As one of Big Canoe’s most storied pieces of history, the building that houses the Racquet Club has been the center of community life for more than a century.
Opened in 1916 by Colonel Sam Tate as the Tate Mountain School, the structure has repeatedly been repurposed and renamed – for years it was known as the Wolfscratch School – before it became the Big Canoe’s Racquet Club in the ‘70s.
History repeats itself when the reimagined and repurposed Racquet Club celebrates its grand reopening at noon on Saturday, April 8.
The renovated building will continue serving as the nerve center for pickleball, tennis and bocce. However, the new Racquet Club will better optimize its stunning tree-accented location by offering its patio as a year-round gathering area for residents and visitors. Guests can enjoy a beverage, including coffee drinks, now available for purchase inside. The space will also be utilized for barbecues and events akin to how it was used for last year’s Oktoberfest.
Another key piece of the reimagined Racquet Club is the expansion and fundamental retooling of its retail area, which will continue to sell Big Canoe-branded pickleball and tennis gear – along with apparel by the likes of Lucky in Love and InPhorm. However, the big news is the unveiling of designated sales areas featuring hiking and trails gear, such as Sansolei hats, Camelbak hydration backpacks, and clothing by Columbia; and accessories for pet owners, with such brands as Tall Tails. The various specialized sections, which also will include a range of athleisure wear, will feature Big Canoe-branded items.
Even with its broadened retail offerings, the Racquet Club hasn’t lost sight of continuing to make pickleball the amenity’s primary focus, says Head Racquets Professional Geoff Hedges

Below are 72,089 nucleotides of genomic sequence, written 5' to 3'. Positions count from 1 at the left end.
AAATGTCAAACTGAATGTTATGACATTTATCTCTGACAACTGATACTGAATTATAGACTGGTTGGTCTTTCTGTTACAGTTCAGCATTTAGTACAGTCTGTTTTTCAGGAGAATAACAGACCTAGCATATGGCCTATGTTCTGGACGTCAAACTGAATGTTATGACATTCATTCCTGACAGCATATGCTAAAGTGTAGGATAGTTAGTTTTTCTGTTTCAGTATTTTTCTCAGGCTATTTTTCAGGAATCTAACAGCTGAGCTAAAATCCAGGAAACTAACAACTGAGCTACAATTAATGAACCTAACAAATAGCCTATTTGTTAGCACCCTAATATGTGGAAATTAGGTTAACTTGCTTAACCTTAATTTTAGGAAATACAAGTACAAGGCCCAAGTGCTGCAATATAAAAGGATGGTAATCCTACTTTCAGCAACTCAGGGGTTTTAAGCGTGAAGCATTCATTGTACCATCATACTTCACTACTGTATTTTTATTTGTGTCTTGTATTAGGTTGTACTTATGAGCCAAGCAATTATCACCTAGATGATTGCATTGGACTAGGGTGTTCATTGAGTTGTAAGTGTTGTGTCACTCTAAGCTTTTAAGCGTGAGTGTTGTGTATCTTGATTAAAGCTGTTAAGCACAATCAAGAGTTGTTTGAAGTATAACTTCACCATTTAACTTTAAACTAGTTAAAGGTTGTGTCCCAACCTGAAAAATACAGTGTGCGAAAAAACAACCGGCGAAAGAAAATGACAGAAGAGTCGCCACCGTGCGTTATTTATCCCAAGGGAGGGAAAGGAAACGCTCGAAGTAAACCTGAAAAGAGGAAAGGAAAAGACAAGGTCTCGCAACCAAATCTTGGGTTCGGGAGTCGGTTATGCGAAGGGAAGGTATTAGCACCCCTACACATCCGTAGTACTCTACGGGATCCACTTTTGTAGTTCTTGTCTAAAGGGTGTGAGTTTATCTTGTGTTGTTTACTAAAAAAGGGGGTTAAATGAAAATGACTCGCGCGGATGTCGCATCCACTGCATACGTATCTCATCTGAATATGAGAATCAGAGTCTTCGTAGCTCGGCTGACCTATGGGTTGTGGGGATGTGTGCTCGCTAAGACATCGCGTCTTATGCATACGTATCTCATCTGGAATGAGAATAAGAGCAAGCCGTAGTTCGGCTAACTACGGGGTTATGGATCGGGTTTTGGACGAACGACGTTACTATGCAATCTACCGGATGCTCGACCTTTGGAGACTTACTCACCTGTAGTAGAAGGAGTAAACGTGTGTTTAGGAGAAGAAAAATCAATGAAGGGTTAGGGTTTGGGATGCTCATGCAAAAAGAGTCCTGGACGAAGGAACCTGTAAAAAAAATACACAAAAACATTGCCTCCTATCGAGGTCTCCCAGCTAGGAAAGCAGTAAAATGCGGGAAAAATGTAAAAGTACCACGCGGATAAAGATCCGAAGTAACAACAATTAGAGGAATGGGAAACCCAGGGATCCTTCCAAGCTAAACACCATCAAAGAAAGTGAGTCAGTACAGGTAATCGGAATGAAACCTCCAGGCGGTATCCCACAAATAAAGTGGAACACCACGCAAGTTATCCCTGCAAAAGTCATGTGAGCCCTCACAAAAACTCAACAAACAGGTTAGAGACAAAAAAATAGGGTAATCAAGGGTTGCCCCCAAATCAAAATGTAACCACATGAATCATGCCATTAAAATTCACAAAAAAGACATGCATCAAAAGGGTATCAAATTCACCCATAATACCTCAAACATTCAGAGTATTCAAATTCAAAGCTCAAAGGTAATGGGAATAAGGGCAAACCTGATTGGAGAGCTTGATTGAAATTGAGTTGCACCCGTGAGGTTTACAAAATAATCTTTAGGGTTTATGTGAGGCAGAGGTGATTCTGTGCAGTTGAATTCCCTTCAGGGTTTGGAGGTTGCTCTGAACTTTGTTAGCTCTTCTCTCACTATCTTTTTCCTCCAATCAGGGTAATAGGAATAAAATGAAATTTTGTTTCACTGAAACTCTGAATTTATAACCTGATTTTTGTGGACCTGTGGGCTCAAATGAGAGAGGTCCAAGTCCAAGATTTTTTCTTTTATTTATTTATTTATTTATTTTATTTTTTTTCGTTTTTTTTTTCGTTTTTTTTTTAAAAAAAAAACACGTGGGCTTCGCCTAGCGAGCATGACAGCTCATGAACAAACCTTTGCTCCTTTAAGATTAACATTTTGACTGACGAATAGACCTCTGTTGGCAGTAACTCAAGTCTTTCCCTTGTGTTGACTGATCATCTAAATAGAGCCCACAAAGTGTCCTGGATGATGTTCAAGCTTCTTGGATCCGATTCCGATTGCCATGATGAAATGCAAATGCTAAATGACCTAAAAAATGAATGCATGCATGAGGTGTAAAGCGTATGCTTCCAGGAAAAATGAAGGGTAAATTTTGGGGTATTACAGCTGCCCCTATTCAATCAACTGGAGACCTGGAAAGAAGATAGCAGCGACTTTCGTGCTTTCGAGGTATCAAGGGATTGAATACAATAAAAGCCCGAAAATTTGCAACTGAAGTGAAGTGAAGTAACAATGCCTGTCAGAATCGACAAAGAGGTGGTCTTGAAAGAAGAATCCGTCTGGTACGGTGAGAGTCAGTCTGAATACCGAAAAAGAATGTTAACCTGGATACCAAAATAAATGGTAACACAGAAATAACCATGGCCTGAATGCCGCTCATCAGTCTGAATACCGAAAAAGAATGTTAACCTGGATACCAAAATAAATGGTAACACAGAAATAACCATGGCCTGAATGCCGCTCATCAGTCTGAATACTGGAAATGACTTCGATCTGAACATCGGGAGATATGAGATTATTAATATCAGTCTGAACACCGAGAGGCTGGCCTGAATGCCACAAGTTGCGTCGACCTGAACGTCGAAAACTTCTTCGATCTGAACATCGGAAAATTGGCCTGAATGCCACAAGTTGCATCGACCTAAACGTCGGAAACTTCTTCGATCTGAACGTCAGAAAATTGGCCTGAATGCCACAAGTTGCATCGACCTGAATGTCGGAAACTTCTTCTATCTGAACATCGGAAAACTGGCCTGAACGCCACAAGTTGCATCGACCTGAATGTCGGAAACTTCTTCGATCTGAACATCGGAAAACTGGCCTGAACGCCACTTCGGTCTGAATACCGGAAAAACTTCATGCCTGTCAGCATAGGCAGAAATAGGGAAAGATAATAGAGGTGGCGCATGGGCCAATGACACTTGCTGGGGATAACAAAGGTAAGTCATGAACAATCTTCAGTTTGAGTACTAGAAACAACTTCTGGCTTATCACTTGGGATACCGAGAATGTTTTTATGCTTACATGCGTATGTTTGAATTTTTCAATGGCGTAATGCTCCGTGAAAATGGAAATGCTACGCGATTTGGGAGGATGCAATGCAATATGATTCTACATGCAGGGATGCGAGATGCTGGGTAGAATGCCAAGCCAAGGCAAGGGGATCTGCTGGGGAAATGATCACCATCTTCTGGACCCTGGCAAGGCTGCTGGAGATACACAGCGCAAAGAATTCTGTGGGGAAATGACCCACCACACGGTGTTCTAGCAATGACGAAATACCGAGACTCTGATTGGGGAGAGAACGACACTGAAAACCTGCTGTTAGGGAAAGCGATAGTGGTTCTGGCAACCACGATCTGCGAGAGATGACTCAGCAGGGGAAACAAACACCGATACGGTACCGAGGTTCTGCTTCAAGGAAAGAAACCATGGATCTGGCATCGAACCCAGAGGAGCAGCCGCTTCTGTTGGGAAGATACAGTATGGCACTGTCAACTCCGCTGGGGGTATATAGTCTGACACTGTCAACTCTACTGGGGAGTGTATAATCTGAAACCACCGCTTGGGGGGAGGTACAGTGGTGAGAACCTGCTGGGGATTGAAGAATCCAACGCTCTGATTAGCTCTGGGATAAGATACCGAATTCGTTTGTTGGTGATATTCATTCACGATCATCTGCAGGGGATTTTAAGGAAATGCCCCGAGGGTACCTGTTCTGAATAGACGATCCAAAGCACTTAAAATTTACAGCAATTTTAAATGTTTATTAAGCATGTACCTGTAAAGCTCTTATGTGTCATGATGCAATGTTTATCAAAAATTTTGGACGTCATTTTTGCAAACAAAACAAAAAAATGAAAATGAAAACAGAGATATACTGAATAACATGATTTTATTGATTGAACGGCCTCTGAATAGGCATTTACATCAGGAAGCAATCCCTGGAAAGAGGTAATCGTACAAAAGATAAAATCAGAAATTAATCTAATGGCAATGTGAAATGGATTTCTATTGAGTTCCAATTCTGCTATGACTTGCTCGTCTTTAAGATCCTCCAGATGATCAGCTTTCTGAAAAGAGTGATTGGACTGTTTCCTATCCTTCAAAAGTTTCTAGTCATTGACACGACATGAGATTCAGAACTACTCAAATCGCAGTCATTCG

One of the fastest-growing sports in the U.S., pickleball participation has grown nationally by an average of 158.6% over the last three years, according to the Sports & Industry Association. That booming popularity is reflected in the expressed interest of Racquet Club newcomers, who almost always want to pick up the sport or transition from tennis to pickleball. Rarely do they request an introduction to tennis, Hedges says.
“Pickleball is something everyone can play,” he says. “Tennis will remain a vital part of the Racquet Club’s offerings, but we are hearing from the membership about their interest in pickleball.” Two of the hard courts for tennis are on track to be converted into six more pickleball courts, Hedges adds.
The Racquet Club still offers all kinds of services geared toward racquet sports, from professional stringing and racquet customization; to private and group lessons taught by USTPA-certified teaching professionals; and weekly pickleball clinics. Bocce courts by the Wildcat Recreation Area will continue to be reserved by contacting the Racquet Club.
Moving forward, the Racquet Club will take on the identity of the perfectly located, multi-faceted center catering to a varied range of interests.
“We are in the absolute center of Big Canoe,” Hedges says, “so the location alone and the size of our building makes it ideal for more than just a Racquet Club pro shop. This beautiful facility and outdoor space need to be shared with the entire community.”
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